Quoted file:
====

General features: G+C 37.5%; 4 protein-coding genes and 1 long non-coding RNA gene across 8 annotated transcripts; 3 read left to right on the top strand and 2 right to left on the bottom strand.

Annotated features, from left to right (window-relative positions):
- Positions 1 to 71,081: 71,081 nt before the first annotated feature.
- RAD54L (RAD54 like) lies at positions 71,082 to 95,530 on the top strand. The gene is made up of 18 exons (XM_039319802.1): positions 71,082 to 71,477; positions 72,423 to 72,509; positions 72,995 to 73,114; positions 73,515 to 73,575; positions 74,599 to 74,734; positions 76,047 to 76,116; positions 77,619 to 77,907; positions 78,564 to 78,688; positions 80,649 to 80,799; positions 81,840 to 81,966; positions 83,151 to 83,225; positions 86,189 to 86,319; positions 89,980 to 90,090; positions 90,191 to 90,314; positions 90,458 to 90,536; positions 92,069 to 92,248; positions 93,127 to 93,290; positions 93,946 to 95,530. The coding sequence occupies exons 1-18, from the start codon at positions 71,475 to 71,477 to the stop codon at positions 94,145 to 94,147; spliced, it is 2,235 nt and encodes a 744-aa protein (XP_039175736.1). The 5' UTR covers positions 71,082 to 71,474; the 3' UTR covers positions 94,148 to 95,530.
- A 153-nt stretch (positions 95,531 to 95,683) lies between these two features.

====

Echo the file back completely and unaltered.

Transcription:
General features: G+C 37.5%; 4 protein-coding genes and 1 long non-coding RNA gene across 8 annotated transcripts; 3 read left to right on the top strand and 2 right to left on the bottom strand.

Annotated features, from left to right (window-relative positions):
- Positions 1 to 71,081: 71,081 nt before the first annotated feature.
- RAD54L (RAD54 like) lies at positions 71,082 to 95,530 on the top strand. The gene is made up of 18 exons (XM_039319802.1): positions 71,082 to 71,477; positions 72,423 to 72,509; positions 72,995 to 73,114; positions 73,515 to 73,575; positions 74,599 to 74,734; positions 76,047 to 76,116; positions 77,619 to 77,907; positions 78,564 to 78,688; positions 80,649 to 80,799; positions 81,840 to 81,966; positions 83,151 to 83,225; positions 86,189 to 86,319; positions 89,980 to 90,090; positions 90,191 to 90,314; positions 90,458 to 90,536; positions 92,069 to 92,248; positions 93,127 to 93,290; positions 93,946 to 95,530. The coding sequence occupies exons 1-18, from the start codon at positions 71,475 to 71,477 to the stop codon at positions 94,145 to 94,147; spliced, it is 2,235 nt and encodes a 744-aa protein (XP_039175736.1). The 5' UTR covers positions 71,082 to 71,474; the 3' UTR covers positions 94,148 to 95,530.
- A 153-nt stretch (positions 95,531 to 95,683) lies between these two features.